My mind is a tightly clenched fist, most of the time. It curls and tightens around itself, cutting off its own air supply, causing itself to asphixiate in its own neurotic grip. I’m a very reactive individual, mentally. I’ve struggled with anxiety throughout my life. With every awkward social interaction, with every task completed imperfectly, the fist tightens, until I feel I can’t move. Can’t think. Creativity? Ha! A caged brain is a boring brain. No room for creativity here.

What I need is to unwind that knot of a fist, pry the dendritic tendril fingers apart one by one and relax.

Just RELAX, they say.

Sometimes they yell it. “Why can’t you just relax?! JUST CALM DOWN.”

Just calming down isn’t a thing I can do on demand, and sometimes that fist-knot is just so tight, has such a death grip on my psyche by the time I realize it, well how do you untangle that?

I’m not a cyclist. I tell my man this all the time. He used to be, has all the old accoutrements of the lifestyle: the expensive bike, the no-nonsense gloves, the padded shorts that feel like a diaper. I put on all these things, strap a helmet on, climb on the expensive bike and text him “I’m going for a ride.” The part I leave out of my text is an addendum. “I’m going for a ride, but feel silly because I’m not a cyclist. I’m a plebe riding on a bike that’s too expensive and too fancy for me. Wearing this helmet and these pants, I look more like those Serious Cyclists who ride by on weekends, rather than the college kids who glide by on cruisers, wearing flowing skirts and flip flops, their 70s-free-love-cult hair flowing in the wind. But I’m neither. I’m a poser. Neither an artist nor an athlete. I should just stay home, but today, I’m not.”

I’m not a serious cyclist. I would remind the man, but I have so many times before. The fist insists I remind him, insists on reminding me. You are dressed like you mean business, but you are only dabbling.

I tell the fist to shut up. I don’t care what I look like, I need to untangle this knot it has created. The fist is silent.

I am not a Serious Cyclist, but I do possess relatively muscular thighs and a desire to get there. To get where? Well, somewhere, I guess. To the top. To the place where I can look down and see all the other places. To the place where I am everywhere. Where I am nowhere.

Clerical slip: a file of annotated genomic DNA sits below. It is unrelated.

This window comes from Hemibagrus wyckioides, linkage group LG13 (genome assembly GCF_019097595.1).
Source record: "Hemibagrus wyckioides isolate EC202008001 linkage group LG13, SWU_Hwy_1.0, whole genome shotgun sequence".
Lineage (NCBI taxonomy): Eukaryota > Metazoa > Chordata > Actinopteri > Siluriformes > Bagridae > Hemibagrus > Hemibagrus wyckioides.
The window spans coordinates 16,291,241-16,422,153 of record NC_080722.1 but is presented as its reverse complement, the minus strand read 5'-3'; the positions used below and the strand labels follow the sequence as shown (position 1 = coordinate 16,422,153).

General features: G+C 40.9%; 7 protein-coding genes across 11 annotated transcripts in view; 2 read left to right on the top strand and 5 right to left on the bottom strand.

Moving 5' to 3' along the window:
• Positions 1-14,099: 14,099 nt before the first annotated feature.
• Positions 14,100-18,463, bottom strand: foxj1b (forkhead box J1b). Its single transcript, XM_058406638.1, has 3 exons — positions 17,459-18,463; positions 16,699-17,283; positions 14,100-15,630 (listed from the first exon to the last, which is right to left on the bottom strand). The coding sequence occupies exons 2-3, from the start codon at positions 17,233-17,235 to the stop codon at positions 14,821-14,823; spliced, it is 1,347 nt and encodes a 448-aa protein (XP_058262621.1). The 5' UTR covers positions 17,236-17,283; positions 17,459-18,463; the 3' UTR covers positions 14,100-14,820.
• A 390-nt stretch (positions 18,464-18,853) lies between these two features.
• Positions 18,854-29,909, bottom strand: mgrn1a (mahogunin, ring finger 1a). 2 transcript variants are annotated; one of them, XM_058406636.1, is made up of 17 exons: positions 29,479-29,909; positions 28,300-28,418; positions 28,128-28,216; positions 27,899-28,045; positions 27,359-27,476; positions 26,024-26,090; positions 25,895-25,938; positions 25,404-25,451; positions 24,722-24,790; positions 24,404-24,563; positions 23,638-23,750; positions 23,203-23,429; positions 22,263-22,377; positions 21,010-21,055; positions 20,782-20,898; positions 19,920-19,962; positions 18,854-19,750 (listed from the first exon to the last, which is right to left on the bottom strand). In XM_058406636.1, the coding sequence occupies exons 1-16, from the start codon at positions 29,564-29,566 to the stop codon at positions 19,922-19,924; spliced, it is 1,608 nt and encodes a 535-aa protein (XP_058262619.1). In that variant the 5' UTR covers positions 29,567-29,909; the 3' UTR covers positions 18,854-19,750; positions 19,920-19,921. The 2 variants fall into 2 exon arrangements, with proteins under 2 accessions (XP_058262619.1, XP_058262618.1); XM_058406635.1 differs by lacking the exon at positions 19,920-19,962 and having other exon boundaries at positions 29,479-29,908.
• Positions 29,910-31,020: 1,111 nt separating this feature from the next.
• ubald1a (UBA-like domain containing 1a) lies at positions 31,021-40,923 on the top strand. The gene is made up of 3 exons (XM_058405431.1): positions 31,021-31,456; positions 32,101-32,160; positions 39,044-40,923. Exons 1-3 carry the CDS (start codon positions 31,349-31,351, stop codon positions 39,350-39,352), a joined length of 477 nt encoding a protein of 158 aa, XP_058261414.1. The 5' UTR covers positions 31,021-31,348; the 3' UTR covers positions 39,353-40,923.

Plus, riding a bike is one of only a few things that can untangle this mess, leave my brain knot-free. As I glide down the back roads, my butt bone burning despite my diaper pants, I am at first unsure if it is working.

This is hard. I am terrible at this. I look like an idiot. Everyone is looking at me and thinking “Why is she on that expensive bike? She is obviously not a Serious Cycist! But she’s not an Arist, either! She is an IMPOSTER!”

And then, I feel a finger relax, just a little.

I’m rushing by houses! I smell hamburgers on grills! I hear birds calling across the way, see horses in their prisons (sorry, horses!) I fly by glistening, flushed runners. Motorists give me wide berth, nervously. But I am not nervous! I am free! I take my hands off the handles and peddle.

(Yeah, look ma, no hands!)

I rush by a motorcycle gang. They wave. I wave back. We’re all on two wheels! We can all feel the wind in our hair! Your mode of transportation may be way scarier, but you waved to me. You thought I was cool enough to wave at. Maybe you thought I was a Serious Cyclist? Maybe you didn’t care. Maybe you confused my bike for a pegasus. Maybe you thought you saw me flying.

And then another finger loosens, and another. Just a little bit, almost imperceptibly. But then a rush as the fist gives way, the hand unfurls.

I rush around the corner, ideas for essays, for poems, for stories, rushing through my brain. I can do this! I think. I can make metaphors! I can make connections! A group of chickens who have wandered out of their yard stand on the shoulder of the road and cluck at me irritably. “Life is like a gaggle of chickens,” I think to myself, testing out the newfound surge of creativity. “It wanders all over the place, and picks grubs out of the neighbor’s yard, and…” Well, ok. That one doesn’t work.

But what about the turkeys on the other side of the road, who puff up at me so threateningly when I deign to near their driveway? “Life is like a turkey,” I think to myself. “If you get too close, it will probably bite you in the ass.”

Alright neither of those make sense, but it’s ok, because that fist┬áhas been crushed under my wheel and I am free.

Freedom isn’t permenent, but it is precious. And every second I’ve caught it is worth the price of admission.

Freedom can be bought with wheels but it can also be bought on a mountain. The man and I camp up in the Catskills, where our cellphones lose service, and there is no WiFi.

I’m a very technologically connected person most of the time, but this break is necessary. It pries the fist loose. Every internet argument I don’t witness, every superflous article I don’t read, every time I DON’T check my e-mail, is an unwinding of the knotted fist.

Every time I say no to consuming and just be.

When we lay in our sleeping bags at night, close together under the thin tent, I am sometimes awakened by the man’s awakeness. And the snuffling of a bear.

I’m not afraid of bears in the daytime, but when we’re lying in that tent, I start to have flashes of the horror stories I’ve read about bears dragging people out of tents by their feet and eating them like candied ham.

I spend the rest of the night in uneasy half-sleep. The fist never totaly unclenches.

Sometimes, I power my way to the top of a hill on the bike, only to walk it down because I’m too scared to let go and just ride.

And sometimes, as I ride the bike down a hill, the wind whipping loudly at my ears, I sit back, spread my arms wide, and smile.

Look ma, no hands.